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BACKING EQUALITY | Gov. Chris Gregoire speaks at a news conference where she said that she wants Washington to become the seventh state in the nation to make same-sex marriage legal, on Jan. 4 in Olympia. (Associated Press)

FROM STAFF AND WIRE REPORTS

OLYMPIA, Wash. — A bill to legalize same-sex marriage has been filed in the Washington House as a companion bill to the measure filed last week in the Senate.

The House bill, requested by Democratic Gov. Chris Gregoire, is sponsored by Democratic Rep. Jamie Pedersen, of Seattle.

The House version of the legislation, which was filed late last week and officially introduced Tuesday, Jan. 17 has 49 Democrats signing on in support and one Republican.

Democrats hold a 56-43 majority in the House, and the gay marriage measure already has enough support to pass that chamber.

The Senate is still short of the 25 votes needed for passage there. Sen. Ed Murray is the sponsor of the Senate bill, and 22 other senators, including two Republicans, have signed on in support.

Both the House and Senate will have public hearings on the bills on Monday, Jan. 23.

Zach Silk, campaign manager for Washington United for Marriage, said in a statement on Friday, Jan. 13 that the House bill represented “the next step towards making the promise of equality a reality in Washington State.”

“The introduction of this bill not only recognizes the value that lesbian and gay families in Washington make to our united community, but also upholds the longstanding tradition of the separation of church and state in this country,” Silk said. “Marriage is about dignity, commitment, love and respect — it is the ultimate expression of a pro-family society. The foundation of marriage helps us build stable families, and now is the time to recognize the importance of treating all families in Washington State equally.”

Washington state has had a domestic partnership law since 2007. An “everything but marriage” bill was passed in 2009, greatly expanding that law. Opponents later challenged it at the ballot box, but voters upheld the law. Nearly 19,000 people in Washington are registered as domestic partners.

Under the bills being considered by the Legislature, people currently registered in domestic partnerships would have two years to either dissolve their relationship or get married. Domestic partnerships that aren’t ended prior to June 30, 2014, would automatically become marriages.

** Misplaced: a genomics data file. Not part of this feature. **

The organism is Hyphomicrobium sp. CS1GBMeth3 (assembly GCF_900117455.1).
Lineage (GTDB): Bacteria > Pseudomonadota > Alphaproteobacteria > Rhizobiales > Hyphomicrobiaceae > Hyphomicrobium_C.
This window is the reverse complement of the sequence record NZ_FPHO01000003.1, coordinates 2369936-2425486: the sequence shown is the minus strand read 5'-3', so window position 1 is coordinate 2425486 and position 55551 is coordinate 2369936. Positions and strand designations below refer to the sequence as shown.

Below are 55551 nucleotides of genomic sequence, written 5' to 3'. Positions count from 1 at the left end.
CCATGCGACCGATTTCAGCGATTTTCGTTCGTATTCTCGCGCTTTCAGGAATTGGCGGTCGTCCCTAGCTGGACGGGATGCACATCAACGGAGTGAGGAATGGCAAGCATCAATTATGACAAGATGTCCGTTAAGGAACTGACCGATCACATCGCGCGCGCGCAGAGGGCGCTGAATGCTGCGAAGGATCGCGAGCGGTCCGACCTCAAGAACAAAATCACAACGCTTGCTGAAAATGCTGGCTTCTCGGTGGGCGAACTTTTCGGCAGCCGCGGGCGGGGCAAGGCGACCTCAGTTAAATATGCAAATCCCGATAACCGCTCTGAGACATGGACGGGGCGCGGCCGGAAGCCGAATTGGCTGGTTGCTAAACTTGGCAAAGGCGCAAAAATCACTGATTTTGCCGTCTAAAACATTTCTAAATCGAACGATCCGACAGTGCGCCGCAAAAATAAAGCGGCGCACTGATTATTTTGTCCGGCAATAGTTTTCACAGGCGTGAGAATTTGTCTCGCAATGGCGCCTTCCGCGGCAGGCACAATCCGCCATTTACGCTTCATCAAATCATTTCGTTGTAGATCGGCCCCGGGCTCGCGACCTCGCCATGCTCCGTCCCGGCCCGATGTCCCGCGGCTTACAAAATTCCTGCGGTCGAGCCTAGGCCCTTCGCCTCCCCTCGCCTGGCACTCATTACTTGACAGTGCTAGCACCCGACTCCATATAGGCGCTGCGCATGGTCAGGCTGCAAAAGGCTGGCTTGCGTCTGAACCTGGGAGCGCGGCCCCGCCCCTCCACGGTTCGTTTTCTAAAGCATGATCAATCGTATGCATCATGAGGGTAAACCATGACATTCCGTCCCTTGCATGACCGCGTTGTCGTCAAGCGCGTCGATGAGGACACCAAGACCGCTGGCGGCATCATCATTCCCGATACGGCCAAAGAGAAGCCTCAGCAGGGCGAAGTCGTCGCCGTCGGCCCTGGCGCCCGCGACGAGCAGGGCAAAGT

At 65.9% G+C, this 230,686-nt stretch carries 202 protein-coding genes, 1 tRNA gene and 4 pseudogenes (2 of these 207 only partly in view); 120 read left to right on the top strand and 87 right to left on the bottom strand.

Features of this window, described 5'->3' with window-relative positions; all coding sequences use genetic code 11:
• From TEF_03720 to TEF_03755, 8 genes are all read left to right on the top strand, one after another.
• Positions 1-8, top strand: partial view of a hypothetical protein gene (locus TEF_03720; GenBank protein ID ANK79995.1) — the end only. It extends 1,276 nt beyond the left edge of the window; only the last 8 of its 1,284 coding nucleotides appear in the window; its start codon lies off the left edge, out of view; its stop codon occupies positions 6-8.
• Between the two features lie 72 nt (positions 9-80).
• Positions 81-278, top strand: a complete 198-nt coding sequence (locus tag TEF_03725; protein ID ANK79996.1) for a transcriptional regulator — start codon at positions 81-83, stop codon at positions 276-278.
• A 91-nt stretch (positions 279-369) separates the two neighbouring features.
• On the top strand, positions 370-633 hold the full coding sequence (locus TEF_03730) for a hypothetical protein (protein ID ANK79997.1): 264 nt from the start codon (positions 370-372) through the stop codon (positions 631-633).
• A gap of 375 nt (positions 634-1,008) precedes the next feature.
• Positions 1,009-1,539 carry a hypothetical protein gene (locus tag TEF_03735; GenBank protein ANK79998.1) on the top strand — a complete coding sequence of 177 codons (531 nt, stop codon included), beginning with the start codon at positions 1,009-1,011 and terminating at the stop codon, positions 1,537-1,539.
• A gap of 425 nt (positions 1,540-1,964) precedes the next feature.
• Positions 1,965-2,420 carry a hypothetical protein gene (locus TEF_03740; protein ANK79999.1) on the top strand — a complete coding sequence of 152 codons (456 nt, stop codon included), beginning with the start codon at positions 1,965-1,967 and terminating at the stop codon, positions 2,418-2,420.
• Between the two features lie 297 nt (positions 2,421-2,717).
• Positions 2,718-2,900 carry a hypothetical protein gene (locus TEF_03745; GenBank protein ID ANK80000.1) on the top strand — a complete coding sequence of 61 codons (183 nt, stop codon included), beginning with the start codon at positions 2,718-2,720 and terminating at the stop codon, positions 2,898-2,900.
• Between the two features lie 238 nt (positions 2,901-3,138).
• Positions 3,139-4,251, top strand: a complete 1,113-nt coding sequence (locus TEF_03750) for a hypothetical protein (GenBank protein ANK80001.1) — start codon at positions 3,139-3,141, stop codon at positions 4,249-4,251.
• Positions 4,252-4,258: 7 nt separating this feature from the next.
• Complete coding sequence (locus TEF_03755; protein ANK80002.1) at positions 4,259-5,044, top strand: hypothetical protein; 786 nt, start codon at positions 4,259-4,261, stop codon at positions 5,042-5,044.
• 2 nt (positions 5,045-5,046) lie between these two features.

Domestic partnerships would remain for senior couples in which at least one partner is 62 years old or older. That provision was included by lawmakers in 2007 to help seniors who don’t remarry out of fear they could lose certain pension or Social Security benefits.

At this time, six states plus the District of Columbia recognize marriage for same-sex couples under state law: Connecticut, Iowa, Massachusetts, New Hampshire, New York and Vermont.      Nine states — California, Delaware, Hawaii, Illinois, Nevada, New Jersey, Oregon, Rhode Island and Washington — provide same-sex couples with access to the state level benefits and responsibilities of marriage, through either civil unions or domestic partnerships. Same-sex couples do not receive federal rights and benefits in any state.

The anti-gay National Organization for Marriage (NOM) has pledged $250,000 to work against Republicans who vote for a proposed gay marriage law in Washington state.

“It’s fairly incredible that some legislators would try to legalize homosexual marriage so soon after giving same-sex couples all the rights and privileges of marriage through domestic partnerships,” said NOM President Brian Brown in a statement. “This effort proves that the question is not one of rights but preserving marriage as a child-focused institution that has served families since the dawn of time.”

This article appeared in the Dallas Voice print edition January 20, 2012.

—  Kevin Thomas